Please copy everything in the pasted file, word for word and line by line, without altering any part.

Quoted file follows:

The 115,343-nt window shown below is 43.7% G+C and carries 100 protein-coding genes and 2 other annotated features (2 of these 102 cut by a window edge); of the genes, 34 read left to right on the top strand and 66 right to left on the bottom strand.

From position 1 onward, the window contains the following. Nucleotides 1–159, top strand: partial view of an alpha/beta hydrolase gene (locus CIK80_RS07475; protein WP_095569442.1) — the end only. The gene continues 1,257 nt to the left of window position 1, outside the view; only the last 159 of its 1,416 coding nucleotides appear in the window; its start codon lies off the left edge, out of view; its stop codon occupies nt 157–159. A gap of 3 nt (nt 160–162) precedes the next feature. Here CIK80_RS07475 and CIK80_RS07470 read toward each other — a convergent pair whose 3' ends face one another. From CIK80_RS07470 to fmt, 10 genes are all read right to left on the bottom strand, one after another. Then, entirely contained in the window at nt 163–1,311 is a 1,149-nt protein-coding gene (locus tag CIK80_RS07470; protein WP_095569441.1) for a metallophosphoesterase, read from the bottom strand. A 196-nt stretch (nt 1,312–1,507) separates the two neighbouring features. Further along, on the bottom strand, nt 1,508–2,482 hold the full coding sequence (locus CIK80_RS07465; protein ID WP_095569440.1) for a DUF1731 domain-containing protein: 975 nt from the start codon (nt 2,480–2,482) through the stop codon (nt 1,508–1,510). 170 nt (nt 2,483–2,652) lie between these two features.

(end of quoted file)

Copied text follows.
The 115,343-nt window shown below is 43.7% G+C and carries 100 protein-coding genes and 2 other annotated features (2 of these 102 cut by a window edge); of the genes, 34 read left to right on the top strand and 66 right to left on the bottom strand.

From position 1 onward, the window contains the following. Nucleotides 1–159, top strand: partial view of an alpha/beta hydrolase gene (locus CIK80_RS07475; protein WP_095569442.1) — the end only. The gene continues 1,257 nt to the left of window position 1, outside the view; only the last 159 of its 1,416 coding nucleotides appear in the window; its start codon lies off the left edge, out of view; its stop codon occupies nt 157–159. A gap of 3 nt (nt 160–162) precedes the next feature. Here CIK80_RS07475 and CIK80_RS07470 read toward each other — a convergent pair whose 3' ends face one another. From CIK80_RS07470 to fmt, 10 genes are all read right to left on the bottom strand, one after another. Then, entirely contained in the window at nt 163–1,311 is a 1,149-nt protein-coding gene (locus tag CIK80_RS07470; protein WP_095569441.1) for a metallophosphoesterase, read from the bottom strand. A 196-nt stretch (nt 1,312–1,507) separates the two neighbouring features. Further along, on the bottom strand, nt 1,508–2,482 hold the full coding sequence (locus CIK80_RS07465; protein ID WP_095569440.1) for a DUF1731 domain-containing protein: 975 nt from the start codon (nt 2,480–2,482) through the stop codon (nt 1,508–1,510). 170 nt (nt 2,483–2,652) lie between these two features.